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Sun turns a Q3 profit despite lackluster sales

Two in a row

Application security programs and practises

Sun Microsystems rode a slight increase in product sales to a profitable third quarter.

The server maker posted Q3 revenue of $3.28bn – a 3 per cent rise over the $3.18bn brought in during the same period last year.

That revenue total proved enough to hand Sun a $67m – 2 cents per share – profit, which compares favorably with a $217m – 6 cents per share – loss during the fiscal third quarter of 2006. The Q3 profit stands as Sun's second experience in a row with black ink.

At first blush, investors spanked Sun's shares down five per cent in after-hours trading to $5.67 per share, at the time of this report. They seemed to hope for better sales figures with analysts providing a consensus revenue estimate of $3.42bn.

Sun's product revenue reached $2.06bn during the third quarter, as compared to $2.04bn in the same period last year. Services revenue came in at $1.22bn, which compares to $1.14bn.

While Sun's revenue number looks okay, the meat behind it smells pretty ripe.

Sun's 2006 turnaround story relied on rising server unit numbers, rising revenue and cost cutting. These days, however, rising server sales have vanished from that equation.

The company's total server shipments dropped 9 per cent year-on-year – the first such decline since the second quarter of 2006. The only thing saving Sun's server business during the quarter were strong high-end Unix system sales, which boosted revenue but did little for the unit count.

Sun's x86 business has slowed way down, growing just 12 per cent. About six months ago, Sun's x86 business still boomed on the back of 50 per cent growth. No wonder the vendor signed up Intel as a supplier.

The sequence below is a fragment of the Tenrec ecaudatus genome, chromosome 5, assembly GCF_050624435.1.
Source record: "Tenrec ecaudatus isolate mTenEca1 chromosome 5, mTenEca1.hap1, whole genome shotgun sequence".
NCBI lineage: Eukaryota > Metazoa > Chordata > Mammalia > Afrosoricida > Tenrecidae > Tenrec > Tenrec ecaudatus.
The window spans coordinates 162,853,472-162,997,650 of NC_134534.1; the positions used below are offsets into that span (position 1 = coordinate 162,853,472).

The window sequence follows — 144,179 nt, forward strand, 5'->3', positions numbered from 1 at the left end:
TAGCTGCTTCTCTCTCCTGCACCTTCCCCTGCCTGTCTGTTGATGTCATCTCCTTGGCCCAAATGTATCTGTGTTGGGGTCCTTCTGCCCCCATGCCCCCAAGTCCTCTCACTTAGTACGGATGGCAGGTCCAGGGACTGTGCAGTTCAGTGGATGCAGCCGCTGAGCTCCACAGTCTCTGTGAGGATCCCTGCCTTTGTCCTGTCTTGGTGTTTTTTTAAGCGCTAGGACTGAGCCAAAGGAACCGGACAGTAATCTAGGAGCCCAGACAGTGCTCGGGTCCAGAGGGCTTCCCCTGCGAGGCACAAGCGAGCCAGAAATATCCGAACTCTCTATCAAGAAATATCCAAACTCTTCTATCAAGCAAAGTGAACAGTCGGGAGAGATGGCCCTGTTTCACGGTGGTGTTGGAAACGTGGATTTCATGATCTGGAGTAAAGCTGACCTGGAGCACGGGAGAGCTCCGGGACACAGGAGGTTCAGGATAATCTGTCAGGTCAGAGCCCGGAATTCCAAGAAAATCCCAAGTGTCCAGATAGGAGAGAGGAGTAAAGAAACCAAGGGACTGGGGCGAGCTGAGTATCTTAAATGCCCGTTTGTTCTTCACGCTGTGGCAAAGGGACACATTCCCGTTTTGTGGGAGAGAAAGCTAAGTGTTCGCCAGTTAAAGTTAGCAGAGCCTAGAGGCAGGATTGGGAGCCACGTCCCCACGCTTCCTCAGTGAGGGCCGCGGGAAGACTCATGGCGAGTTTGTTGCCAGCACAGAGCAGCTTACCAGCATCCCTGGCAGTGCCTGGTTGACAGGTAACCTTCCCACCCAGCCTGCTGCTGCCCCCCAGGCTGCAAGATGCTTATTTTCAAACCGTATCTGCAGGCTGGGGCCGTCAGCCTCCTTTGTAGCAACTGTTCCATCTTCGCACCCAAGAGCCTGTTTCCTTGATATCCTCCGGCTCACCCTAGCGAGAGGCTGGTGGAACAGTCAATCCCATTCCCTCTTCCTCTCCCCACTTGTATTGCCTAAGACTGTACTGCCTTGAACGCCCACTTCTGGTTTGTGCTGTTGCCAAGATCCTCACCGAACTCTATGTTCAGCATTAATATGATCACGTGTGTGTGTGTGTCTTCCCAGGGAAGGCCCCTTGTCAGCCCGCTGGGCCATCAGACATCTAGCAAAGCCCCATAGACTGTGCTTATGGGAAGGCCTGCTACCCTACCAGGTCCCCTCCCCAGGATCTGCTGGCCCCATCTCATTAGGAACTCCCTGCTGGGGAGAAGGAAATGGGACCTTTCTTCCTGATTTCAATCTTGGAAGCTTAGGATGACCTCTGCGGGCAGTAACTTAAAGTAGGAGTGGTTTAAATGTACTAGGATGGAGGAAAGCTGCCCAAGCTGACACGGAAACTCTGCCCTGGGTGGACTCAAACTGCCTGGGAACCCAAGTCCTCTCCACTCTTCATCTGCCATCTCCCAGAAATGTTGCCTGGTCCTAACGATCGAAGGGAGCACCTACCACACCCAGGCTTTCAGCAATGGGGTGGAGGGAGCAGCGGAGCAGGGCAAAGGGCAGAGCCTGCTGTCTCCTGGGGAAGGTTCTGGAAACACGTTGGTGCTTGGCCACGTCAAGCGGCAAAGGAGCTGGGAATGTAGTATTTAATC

The company also used to brag about its UltraSPARC T1-based server line. Not so much anymore with the “Niagara” revenue staying flat at just over $100m per quarter.

And you can always count on Sun's storage business for a sales decline – this quarter revenue dropped just .2 per cent. At least they're consistent.

Sun's well-groomed CEO Jonathan Schwartz blamed all revenue and shipment concerns on a bad March. This is know as the “Julius Caesar Gambit” in business school.

“We did face a difficult environment in the US and UK markets, especially in March,” he said.

Later, during a conference call with analysts, Schwartz added, “It seemed to be a lot of customers saying, 'You know, I made the choice, but I am going to execute on the purchase orders in the next quarter.'”

Sun hopes that a fresh blade chassis due out in June will revive unit shipments. The “Constellation” system will run Opteron-based, Xeon-based and SPARC-based blades. Sun has code-named the Xeon-based systems “Wolf.” With any luck, the servers will have far more bite than Sun's previous blade boxes.

Schwartz also revealed that the Stanford Linear Accelerator has purchased one of Sun's Project Blackbox white trash data centers in a shipping container.

Later this week, Sun plans to unveil its x4950 streaming switch, Schwartz said. The system, crafted by co-founder Andy Bechtolsheim, will go after the video on demand market.

Lastly, Schwartz noted that subscriptions to Sun's Java Enterprise System middleware stack have reached 1.5m – up a healthy 209,000 subscriptions during the quarter. Sun has been hammering away at the JES concept since early 2005 and only recently saw any growth to speak of from the software bundle, which can be purchased on a per employee basis.

Sun has recently decided against breaking out its software revenue numbers. ®

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